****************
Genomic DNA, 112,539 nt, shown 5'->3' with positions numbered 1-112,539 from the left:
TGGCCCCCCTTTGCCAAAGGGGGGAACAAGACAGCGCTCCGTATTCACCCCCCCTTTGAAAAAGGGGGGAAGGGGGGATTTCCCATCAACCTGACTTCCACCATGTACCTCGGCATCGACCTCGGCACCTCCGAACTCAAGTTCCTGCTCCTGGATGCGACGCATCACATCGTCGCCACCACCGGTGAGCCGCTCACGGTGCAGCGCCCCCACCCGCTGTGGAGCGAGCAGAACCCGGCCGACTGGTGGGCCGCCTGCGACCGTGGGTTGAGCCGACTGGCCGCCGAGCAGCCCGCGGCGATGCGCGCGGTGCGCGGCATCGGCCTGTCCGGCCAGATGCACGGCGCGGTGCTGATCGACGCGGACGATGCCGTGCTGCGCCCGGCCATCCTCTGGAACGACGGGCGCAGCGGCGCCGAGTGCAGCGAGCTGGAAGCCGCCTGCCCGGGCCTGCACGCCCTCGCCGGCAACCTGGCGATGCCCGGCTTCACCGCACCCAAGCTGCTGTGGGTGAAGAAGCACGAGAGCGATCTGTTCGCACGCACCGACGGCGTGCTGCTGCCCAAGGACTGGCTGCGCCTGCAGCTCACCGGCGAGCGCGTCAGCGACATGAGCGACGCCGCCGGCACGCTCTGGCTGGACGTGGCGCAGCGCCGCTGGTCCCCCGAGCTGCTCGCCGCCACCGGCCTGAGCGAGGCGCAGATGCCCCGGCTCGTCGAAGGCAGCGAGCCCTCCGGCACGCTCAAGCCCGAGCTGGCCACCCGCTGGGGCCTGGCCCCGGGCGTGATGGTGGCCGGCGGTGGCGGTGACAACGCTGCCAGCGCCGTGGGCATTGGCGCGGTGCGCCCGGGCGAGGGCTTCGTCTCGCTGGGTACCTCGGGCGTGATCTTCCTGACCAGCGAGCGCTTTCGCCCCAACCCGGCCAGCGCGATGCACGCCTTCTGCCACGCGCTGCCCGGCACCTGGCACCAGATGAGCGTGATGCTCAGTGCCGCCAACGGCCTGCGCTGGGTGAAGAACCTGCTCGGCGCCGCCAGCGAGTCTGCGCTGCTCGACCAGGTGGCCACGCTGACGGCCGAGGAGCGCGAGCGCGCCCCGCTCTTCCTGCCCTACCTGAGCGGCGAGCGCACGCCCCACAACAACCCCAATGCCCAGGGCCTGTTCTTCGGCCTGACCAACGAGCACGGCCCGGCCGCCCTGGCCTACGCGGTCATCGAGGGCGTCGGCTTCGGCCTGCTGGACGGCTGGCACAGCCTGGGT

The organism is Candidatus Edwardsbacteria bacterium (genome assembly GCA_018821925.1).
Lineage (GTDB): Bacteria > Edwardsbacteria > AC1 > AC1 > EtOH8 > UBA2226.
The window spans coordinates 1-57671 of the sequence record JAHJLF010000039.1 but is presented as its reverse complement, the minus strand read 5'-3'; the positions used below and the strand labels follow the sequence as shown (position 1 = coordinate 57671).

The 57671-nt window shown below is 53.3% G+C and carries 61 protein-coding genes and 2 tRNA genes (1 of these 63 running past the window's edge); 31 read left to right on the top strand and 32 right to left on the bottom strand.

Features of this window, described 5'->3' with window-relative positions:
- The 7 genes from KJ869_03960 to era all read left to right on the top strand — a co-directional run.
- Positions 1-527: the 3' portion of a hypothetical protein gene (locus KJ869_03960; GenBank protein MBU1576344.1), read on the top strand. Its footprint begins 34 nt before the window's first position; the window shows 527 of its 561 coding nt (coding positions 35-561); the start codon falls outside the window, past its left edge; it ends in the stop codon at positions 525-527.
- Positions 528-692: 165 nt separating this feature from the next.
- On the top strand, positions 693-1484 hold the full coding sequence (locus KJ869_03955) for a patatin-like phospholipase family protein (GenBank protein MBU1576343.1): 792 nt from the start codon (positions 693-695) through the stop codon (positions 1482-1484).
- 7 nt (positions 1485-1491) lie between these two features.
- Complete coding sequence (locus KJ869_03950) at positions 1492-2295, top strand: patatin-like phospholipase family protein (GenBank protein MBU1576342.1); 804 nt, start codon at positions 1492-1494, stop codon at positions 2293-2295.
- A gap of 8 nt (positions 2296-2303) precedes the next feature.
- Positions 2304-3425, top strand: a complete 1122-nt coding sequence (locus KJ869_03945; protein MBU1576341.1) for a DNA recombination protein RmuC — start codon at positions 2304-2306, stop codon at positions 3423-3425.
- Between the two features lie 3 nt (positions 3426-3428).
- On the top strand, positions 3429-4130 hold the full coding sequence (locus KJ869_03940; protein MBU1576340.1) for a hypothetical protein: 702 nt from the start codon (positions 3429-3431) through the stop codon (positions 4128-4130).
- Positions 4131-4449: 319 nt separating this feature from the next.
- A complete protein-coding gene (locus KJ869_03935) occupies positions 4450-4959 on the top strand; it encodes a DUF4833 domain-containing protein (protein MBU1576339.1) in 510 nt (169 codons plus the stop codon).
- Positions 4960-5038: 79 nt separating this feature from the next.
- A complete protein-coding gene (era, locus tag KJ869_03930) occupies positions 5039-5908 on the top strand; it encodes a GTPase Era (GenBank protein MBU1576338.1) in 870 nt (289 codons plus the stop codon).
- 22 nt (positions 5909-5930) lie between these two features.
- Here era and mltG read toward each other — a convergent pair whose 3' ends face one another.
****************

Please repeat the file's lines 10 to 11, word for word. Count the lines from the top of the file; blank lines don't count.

- Positions 528-692: 165 nt separating this feature from the next.
- On the top strand, positions 693-1484 hold the full coding sequence (locus KJ869_03955) for a patatin-like phospholipase family protein (GenBank protein MBU1576343.1): 792 nt from the start codon (positions 693-695) through the stop codon (positions 1482-1484).